Smetana (dairy product)

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A bowl of borscht with smetana.

Smetana is one of the names for a range of sour creams from Central and Eastern Europe. It is a dairy product produced by souring heavy cream. It is similar to crème fraîche (28% fat), but nowadays mainly sold with 10% to 30% milkfat content depending on the country.[1] Its cooking properties are different from crème fraîche and the lighter sour creams sold in the US, which contain 12 to 16% butterfat. It is widely used in cooking and baking.

Uses[edit]

Blini with smetana and red caviar.

Cream or sour cream, such as Smântână in Romania, as well as Schmand/t in German language countries is also used as Smetana in other central Central and Eastern European cuisines: in appetizers, main courses, soups and desserts. For example, it may be blended with soups, vegetable salads, cole slaw,[2] and meat dishes; served with dumplings (pelmeni, pierogi, vareniki), or with pancakes (bliny, naleśniki, oladyi, syrniki); or used as a filling in savoury pancakes. Smetana can be blended to a Liptauer-like cheese spread with quark or cottage cheeses, onions, paprika and other spices, eaten with bread. It is often used in cooking, as it is high enough in fat not to curdle at higher temperatures. It is used in the preparation of meat or vegetable stews and casseroles, or other dishes that require a long cooking time in the oven. Smetana does not melt in the oven and it does not soak the whole dish like crème fraîche. Hungarian cooks use it as an ingredient in sauces such as paprikas and in recipes such as ham-filled crepes (palacsinta). The current trend to reduce fat content of the milk products has caused the taste and consistency of many milk products[3] to deteriorate. To imitate Hungarian-style cooking and the use of smetana (called tejföl in Hungarian), Hungarian cookbooks recommend using Western sour cream mixed with heavy whipping cream (38–40% milkfat).[4] Homogenization breaks the fat into smaller sizes. Smetana is not homogenized.

Plates of varenyky with smetana and onion.

In Central European countries, such as Czech Republic, the word Smetana (Cream) is used as follows:

(Whipping) cream or sour cream, such as Smetana is a dairy product, it is the fattest part of the milk, which is deposited on its surface. It is produced by skimming or other ways and the shops sell it either as sweet or sour (in a number of languages Russian term originally used smetana just for sour cream). Containing at least 10% fat. Smetana, which has at least 30% fat, is called Smetana ke šlehání (whipping cream) and is used for the production of Šlehačka (whipped cream). Is a subset of high-fat cream with at least 35% fat. So in modern language understanding the word Smetana means different kinds of dairy products, does not translate as sour cream, which in Czech would be called kysaná smetana or zakysaná smetana.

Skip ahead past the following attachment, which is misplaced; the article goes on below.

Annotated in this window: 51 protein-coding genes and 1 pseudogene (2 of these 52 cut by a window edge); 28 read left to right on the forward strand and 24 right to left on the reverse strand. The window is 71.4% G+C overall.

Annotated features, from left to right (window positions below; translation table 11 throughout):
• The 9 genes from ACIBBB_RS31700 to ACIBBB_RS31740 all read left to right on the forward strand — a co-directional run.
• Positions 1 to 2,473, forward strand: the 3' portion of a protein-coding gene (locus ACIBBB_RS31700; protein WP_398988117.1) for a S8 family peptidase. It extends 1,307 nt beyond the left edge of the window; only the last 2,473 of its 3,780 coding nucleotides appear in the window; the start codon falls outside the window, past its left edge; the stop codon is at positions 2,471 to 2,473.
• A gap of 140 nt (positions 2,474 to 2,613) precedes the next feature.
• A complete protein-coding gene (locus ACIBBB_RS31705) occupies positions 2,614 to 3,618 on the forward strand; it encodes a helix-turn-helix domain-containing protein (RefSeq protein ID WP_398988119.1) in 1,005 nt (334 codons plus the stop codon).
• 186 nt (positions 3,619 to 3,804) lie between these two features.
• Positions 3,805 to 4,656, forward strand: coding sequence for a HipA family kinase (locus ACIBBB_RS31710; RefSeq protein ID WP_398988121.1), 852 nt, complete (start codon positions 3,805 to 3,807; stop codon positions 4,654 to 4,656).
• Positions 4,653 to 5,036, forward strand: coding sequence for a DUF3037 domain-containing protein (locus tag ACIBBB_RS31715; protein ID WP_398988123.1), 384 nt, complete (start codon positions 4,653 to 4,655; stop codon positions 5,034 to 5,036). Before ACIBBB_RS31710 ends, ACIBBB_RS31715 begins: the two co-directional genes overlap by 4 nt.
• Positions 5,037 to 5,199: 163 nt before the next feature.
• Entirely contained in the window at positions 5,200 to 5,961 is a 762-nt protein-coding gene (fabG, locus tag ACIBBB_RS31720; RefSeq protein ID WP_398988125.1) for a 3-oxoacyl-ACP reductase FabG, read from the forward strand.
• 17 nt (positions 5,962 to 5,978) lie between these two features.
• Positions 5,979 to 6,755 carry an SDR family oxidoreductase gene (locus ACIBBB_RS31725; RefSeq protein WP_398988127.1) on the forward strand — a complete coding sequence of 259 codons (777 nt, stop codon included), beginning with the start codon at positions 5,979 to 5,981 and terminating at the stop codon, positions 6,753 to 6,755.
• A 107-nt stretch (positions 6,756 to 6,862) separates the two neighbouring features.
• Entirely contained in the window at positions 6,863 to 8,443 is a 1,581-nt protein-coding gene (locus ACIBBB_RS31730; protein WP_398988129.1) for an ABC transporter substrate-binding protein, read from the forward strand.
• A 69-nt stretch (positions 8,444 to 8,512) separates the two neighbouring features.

Vegetable salad with smetana.

In Ukrainian, Belarusian, Polish, and Russian cuisines, sour cream is often added to borscht and other soups, and is used as a salad dressing and as a condiment for dumplings, such as vareniki, pierogi, and pelmeni. It used in gravies served with Bohemian (Czech) cuisine, such as the marinated beef Svíčková, somewhat similar to German Sauerbraten except for the added sour cream.

Schmand or Schmant (from M.H.G. smant, Gothic language smeitan) is typical for some German local cuisines, especially Hesse and Thuringia. Schmant mit Glumse (whipped cream with Quark (dairy product)) is well documented for many centuries in Prussian and other cuisine. Of note, it is not only used in savory dishes, but also for cakes called Schmandkuchen and desserts.[5] In 1677 a German Medical book[6] recommends Schmant or Milchraam as the best substance of the milk. Schmand is the cream of the milk, or foam that rises up, like the white on the beer.[7] Schmand or Schmant also describes other fatty foamy material and is known as byproduct of mining (Grubenschmant) for example in vitriol development.

When comparing brands or suppliers of smetana, the Polish and Russian practice is to compare the fat content of the varieties. Fat content can range from 10% (runny) to 70% (thick). The most common supermarket smetanas are 10 to 40% fat (milk fat only for an authentic product). Addition of thickeners such as gelatine is not forbidden by relevant regulations, so today one hardly can find real, thickener-free smetana in an ordinary shop, which is regarded by discriminate buyers as cheating and the product is considered substandard and unsuitable for culinary use,[citation needed] since some recipes are easily spoiled by the presence of a thickener. Farmer's smetana should be used instead.

See also[edit]

References[edit]

  1. ^ http://www.polishdairy.com.pl/smietany/#more-14
  2. ^ June Meyers Authentic Hungarian Heirloom Recipes Cookbook
  3. ^ Valio Ltd
  4. ^ Gundel, Karoly (1992). Gundel's Hungarian cookbook. Budapest: Corvina. ISBN 963-13-3600-X. OCLC 32227400. page 17
  5. ^ de:Schmand
  6. ^ Schmant=Milchraam in book: Neuaufgerichtete Stadt- und Land-Apotheke,page 926, Johann Hiskias Cardilucius, 1677 Nürnberg
  7. ^ Lexicon from Osnabrück of 1756, page 217, describes smanten as Bier Schaum, like the foam on beer

External links[edit]